1. Untitled Jonathan Glazer Project
2. Abel Ferrara’s Siberia
3. Kleber Mendonca Filho and Juliano Dornelles’s Bacurau
4. Ulrike Ottinger’s The Beautiful Woman Sleeping
5. Nicolas Roeg’s The 7th Magpie
6. Cristi Puiu’s Hora Staccato
7. Andrea Pallaoro’s Monica
8. Apichatpong Weerasethakul’s Memoria
9. Olivier Assayas’s Wasp Network
10. Pablo Aguero’s Witches’ Sabbath
Speaking of Assayas (above), Variety’s Elsa Keslassy broke the news today that Janus Films will begin rolling out a new 4K restoration of his 1994 film Cold Water in U.S. theaters in April, “following its premiere on March 9 premiere co-hosted by the Austin Film Society.”
Ritesh Batra (The Lunchbox) will direct Elisabeth Moss in A Letter from Rosemary Kennedy, reports John Hopewell for Variety. “The little-known but haunting story of the eldest sister of President John F. Kennedy, who spent a lifetime hidden from public view because of the political ambitions of her father, Joseph Kennedy, is based on a Black List spec script by first-timer Nick Yarborough.”
Willem Dafoe is “in talks” to star in The Lighthouse, Robert Eggers’s followup to his 2015 feature debut, The Witch, reports Deadline’s Mike Fleming Jr. Dafoe would play Old, “an aging lighthouse keeper” in Maine in the early twentieth century.
Fleming also reports that Timothée Chalamet (Call Me by Your Name, Lady Bird) will star in The King, written by Joel Edgerton and David Michôd and directed by Michôd. “Chalamet will play the young Henry V. After his brother is killed in battle before his coronation, a young king is coronated in the late 1300s. The reluctant ruler wears the crown at a time when England was near a war with France, and the empire is teetering. He rises to the occasion, admirably.”
Todd Phillips is making an untitled Joker origin movie, and Joaquin Phoenix is “the top choice to star and sources now tell Variety that, after thinking it over, Phoenix has agreed to the role,” reports Justin Kroll. Miles Surrey at the Ringer: “From so many angles, this is a weird one.” And he lists his reasons.
Back to Kroll, who reports that Vickey Krieps (Phantom Thread) is joining Clare Foy in The Girl in the Spider’s Web, and that Armie Hammer will star in “an untitled Annapurna Pictures thriller” to be written and directed by Babak Avari (Under the Shadow).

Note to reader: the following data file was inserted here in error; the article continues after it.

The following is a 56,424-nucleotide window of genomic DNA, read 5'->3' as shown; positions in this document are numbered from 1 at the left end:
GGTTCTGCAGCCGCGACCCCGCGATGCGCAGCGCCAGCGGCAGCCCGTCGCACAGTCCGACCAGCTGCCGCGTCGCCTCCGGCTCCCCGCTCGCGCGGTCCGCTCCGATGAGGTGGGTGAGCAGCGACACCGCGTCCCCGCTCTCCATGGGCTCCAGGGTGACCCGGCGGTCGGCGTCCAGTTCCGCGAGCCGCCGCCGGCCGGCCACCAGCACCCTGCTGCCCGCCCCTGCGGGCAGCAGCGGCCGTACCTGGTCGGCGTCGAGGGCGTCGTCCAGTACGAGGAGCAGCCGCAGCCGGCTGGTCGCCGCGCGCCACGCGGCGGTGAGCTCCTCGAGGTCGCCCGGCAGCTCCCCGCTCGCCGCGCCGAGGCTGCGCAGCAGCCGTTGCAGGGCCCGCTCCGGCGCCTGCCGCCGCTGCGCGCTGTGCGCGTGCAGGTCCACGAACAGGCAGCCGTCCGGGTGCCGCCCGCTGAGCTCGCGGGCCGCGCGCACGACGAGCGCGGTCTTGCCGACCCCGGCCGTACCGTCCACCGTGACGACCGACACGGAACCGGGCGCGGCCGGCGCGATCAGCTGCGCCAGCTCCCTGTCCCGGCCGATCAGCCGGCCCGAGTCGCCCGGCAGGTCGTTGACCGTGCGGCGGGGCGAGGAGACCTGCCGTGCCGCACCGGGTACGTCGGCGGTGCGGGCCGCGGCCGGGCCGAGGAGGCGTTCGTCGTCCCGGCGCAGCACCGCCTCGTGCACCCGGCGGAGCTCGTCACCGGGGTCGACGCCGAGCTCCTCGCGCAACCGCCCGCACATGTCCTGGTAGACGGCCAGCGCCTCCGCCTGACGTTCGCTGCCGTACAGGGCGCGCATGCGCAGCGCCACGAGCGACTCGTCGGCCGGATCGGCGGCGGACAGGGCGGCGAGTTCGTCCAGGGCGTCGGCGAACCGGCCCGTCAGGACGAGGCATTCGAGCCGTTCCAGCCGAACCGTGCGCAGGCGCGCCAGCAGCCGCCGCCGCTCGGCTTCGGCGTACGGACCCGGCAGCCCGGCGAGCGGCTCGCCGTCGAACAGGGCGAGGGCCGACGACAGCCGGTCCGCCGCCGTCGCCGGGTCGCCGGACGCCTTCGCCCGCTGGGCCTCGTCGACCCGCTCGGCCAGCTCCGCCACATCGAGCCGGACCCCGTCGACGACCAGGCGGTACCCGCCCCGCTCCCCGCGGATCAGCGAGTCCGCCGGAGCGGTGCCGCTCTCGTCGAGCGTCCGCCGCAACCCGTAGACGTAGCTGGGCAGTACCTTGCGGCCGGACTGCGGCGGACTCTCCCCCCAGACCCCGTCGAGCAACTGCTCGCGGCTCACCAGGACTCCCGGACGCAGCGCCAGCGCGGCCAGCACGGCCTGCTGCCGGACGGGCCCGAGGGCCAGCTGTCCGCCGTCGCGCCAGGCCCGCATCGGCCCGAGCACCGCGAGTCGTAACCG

Sloan Science & Film’s Sonia Shechet Epstein talks with writer Jonathan Kiefer and director Oliver Krimpas about Around the Sun, whose shoot has just wrapped “at a château in Normandy, less than an hour from a similar château where French writer Bernard de Fontenelle wrote Conversations on the Plurality of Worlds in 1686. Fontenelle’s story features a man and a woman walking in the same château in which he was writing and discussing the theory that the Sun, not the Earth, is at the center of the universe.” The film stars Cara Theobold (Downton Abbey) and Gethin Anthony (Game of Thrones) and may be ready this spring.
“Mira Sorvino, Val Kilmer, Michael Chiklis (The Shield), and Clifton Collins Jr (Star Trek) have signed on to topline the indie film Riptide,” reports Deadline’s Amanda N’Duka. The story, to be written and directed by Shaun Hart, “follows two sons of a biker drug trafficker who hold opposing views of their father’s lifestyle. When the father’s operation is raided by the ATF, the youngest looks to keep the business alive, while the oldest understands the threat that the surrounding competition and the cartel possess.”
Yesterday, the Playlist’s Kevin Jagernauth gathered early—and quite enthusiastic—reactions to Alex Garland’s science fiction feature, Annihilation. Today, he points us to Erik Davis’s interview with Garland for Fandango in which the director talks a bit about his forthcoming eight-part series for FX: “This is slightly more in common with projects I’ve worked on like Ex Machina or Never Let Me Go, which are taking something about our world now—not our world in the future, but our world as it is right now—and then drawing sort of inferences and conclusions from it.”
Taika Waititi and Jemaine Clement’s What We Do in the Shadows pilot “has added four more to its cast,” reports Variety’s Joe Otterson. “Doug Jones, Beanie Feldstein, Jake McDorman, and Mark Proksch have all joined the FX half-hour comedy pilot.”
Jennifer Garner will star in Camping, a new HBO comedy from Girls writers and executive producers Lena Dunham and Jenni Konner, reports EW’s James Hibberd, who’s got the official description: “Walt’s forty-fifth birthday was supposed to be a delightful weekend back to nature, at least according to his obsessively organized and aggressively controlling wife Kathryn (Garner). But when the camping trip gathers Kathryn’s meek sister, holier than thou ex-best friend and a free-spirited Tagalong in one place, it becomes a weekend of tested marriages and woman on woman crime that won’t soon be forgotten. Plus, bears.”
Deadline’s Nellie Andreeva reports that Facebook “has given a ten-episode straight-to-series order to a half-hour female-driven dramedy, starring and executive produced by Elizabeth Olsen.” The as-yet-untitled project will be “among the first high-end series ordered by Facebook as the social media juggernaut is making a push in premium original content.” James Ponsoldt (The Spectacular Now) is “set to executive produce and direct multiple episodes” and “Olsen is believed to be playing a young widow dealing with grief while reconnecting with relationships from her past.”
Also, Phillip Noyce (The Quiet American) will direct a pilot based on Dennis Lehane’s 1998 novel Gone, Baby, Gone—which, yes, Ben Affleck adapted and directed in 2007.
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